Perham Health granted $38,000 for state-of-the-art ultrasound equipment

The Leona M. and Harry B. Helmsley Charitable Trust recently granted Perham Health $38,000 to purchase new ultrasound equipment.

Perham Health 2020
Perham Health
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PERHAM — The Leona M. and Harry B. Helmsley Charitable Trust granted $38,000 to Perham Health to purchase vascular ultrasound equipment as part of a $26.4 million ultrasound initiative in Minnesota. The initiative includes nearly $18.3 million to help Minnesota hospitals and health centers purchase ultrasound imaging devices and an additional $8.1 million to boost sonography and point-of-care ultrasound (POCUS) training opportunities across the state.

“We are very grateful to the Helmsley Charitable Trust for their generous gift,” stated Perham Health CEO Chuck Hofius. “The ability to perform vascular ultrasound right here will have a profound effect on our patients by eliminating travel and providing faster diagnoses and treatment plans.”

Ultrasound uses high-frequency sound waves to produce images of structures inside the body. This safe, cost-effective tool supports other clinical information to help providers make timely diagnoses and provide appropriate treatment.

Walter Panzirer, a trustee for the Helmsley Charitable Trust, said the grants will help improve access to exceptional medical treatment for all Minnesotans, whether they live in the heart of Minneapolis or a smaller rural or underserved community.

“Our hospitals and health centers need to stay current with rapidly advancing technology so they can continue to provide top-notch health care close to home,” Panzirer said. “These grants help ensure that facilities across Minnesota have the latest and greatest ultrasound equipment and training.”


More than half of the 196 devices purchased through the grants are POCUS machines used by providers at the bed or tableside for immediate patient assessment to quickly determine a course of action. The grants will also provide 69 general and 18 cardiovascular ultrasound systems, aiding heart imaging.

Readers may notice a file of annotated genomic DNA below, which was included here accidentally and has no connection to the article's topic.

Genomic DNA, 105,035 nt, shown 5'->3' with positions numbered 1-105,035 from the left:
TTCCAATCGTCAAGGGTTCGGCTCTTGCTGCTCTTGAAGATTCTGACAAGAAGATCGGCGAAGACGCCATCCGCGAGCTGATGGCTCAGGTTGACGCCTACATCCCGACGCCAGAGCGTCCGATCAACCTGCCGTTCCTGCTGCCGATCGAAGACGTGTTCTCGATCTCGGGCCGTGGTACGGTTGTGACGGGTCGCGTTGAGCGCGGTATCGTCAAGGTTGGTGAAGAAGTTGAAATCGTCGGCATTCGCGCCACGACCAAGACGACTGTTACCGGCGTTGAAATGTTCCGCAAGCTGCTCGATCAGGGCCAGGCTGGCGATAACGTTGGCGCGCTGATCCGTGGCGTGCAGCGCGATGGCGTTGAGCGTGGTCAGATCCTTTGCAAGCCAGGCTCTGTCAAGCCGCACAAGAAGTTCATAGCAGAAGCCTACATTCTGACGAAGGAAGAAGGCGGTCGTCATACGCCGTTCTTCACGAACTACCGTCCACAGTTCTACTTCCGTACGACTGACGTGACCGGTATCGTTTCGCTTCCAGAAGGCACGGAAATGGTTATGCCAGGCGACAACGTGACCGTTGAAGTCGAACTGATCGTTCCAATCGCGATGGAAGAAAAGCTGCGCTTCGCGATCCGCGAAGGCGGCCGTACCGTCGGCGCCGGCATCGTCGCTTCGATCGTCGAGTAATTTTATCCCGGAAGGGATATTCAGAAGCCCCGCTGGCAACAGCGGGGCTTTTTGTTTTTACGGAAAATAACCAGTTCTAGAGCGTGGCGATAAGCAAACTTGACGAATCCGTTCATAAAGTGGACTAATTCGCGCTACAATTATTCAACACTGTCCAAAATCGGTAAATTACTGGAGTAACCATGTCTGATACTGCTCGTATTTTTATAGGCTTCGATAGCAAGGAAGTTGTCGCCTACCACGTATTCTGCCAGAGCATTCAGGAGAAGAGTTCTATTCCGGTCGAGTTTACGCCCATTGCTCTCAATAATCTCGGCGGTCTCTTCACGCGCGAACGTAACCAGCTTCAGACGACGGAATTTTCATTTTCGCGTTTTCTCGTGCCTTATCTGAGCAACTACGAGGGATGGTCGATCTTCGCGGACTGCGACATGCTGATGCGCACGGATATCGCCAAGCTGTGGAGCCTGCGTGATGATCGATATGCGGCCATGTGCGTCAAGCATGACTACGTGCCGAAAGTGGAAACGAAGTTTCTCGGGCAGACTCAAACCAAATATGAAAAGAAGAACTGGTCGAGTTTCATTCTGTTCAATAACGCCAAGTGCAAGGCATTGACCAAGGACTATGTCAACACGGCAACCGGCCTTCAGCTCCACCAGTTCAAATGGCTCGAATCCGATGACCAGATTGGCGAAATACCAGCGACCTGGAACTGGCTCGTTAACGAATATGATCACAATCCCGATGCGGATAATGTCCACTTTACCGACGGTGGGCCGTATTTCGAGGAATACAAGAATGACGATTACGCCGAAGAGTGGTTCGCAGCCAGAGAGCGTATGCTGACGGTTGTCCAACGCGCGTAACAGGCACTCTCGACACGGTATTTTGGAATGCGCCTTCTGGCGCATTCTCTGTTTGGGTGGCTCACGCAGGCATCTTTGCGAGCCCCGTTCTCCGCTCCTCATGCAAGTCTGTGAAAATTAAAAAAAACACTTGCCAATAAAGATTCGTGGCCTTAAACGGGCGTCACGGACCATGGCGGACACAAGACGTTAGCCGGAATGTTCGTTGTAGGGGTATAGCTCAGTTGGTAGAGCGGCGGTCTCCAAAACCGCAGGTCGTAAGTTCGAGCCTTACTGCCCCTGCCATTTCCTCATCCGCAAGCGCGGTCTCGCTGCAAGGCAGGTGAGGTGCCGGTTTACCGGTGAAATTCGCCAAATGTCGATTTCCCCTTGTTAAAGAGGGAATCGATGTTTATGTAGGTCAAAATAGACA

The initiative also includes more than $8.1 million to train new sonographers, offer continuing education to sonographers and ultrasound technologists, and provide comprehensive POCUS training to doctors, physician assistants and nurse practitioners. In addition, the training grants include more than $917,000 to the Minnesota Rural Health Association to support sonographer training in rural and underserved areas of the state, more than $1 million to the Minnesota State Colleges and Universities to expand St. Cloud Technical & Community College’s sonography program, and nearly $6.2 million to the Minnesota Academy of Family Physicians Foundation which will partner with High Quality Medical Education (HQMEDED) to provide POCUS training across the state.

“These grants are a game changer for rural hospitals across the state,” said Thomas Pahl, PA-C, an emergency department clinician, instructor with HQMEDED and Minnesota State Trauma Advisory Council member. “Clinicians and sonographers will not only have access to the newest ultrasound equipment on the market, but they will also be able to pursue educational opportunities to become more proficient at the use of the equipment, expand the studies they can perform, and incorporate these skills into their clinical practices.”

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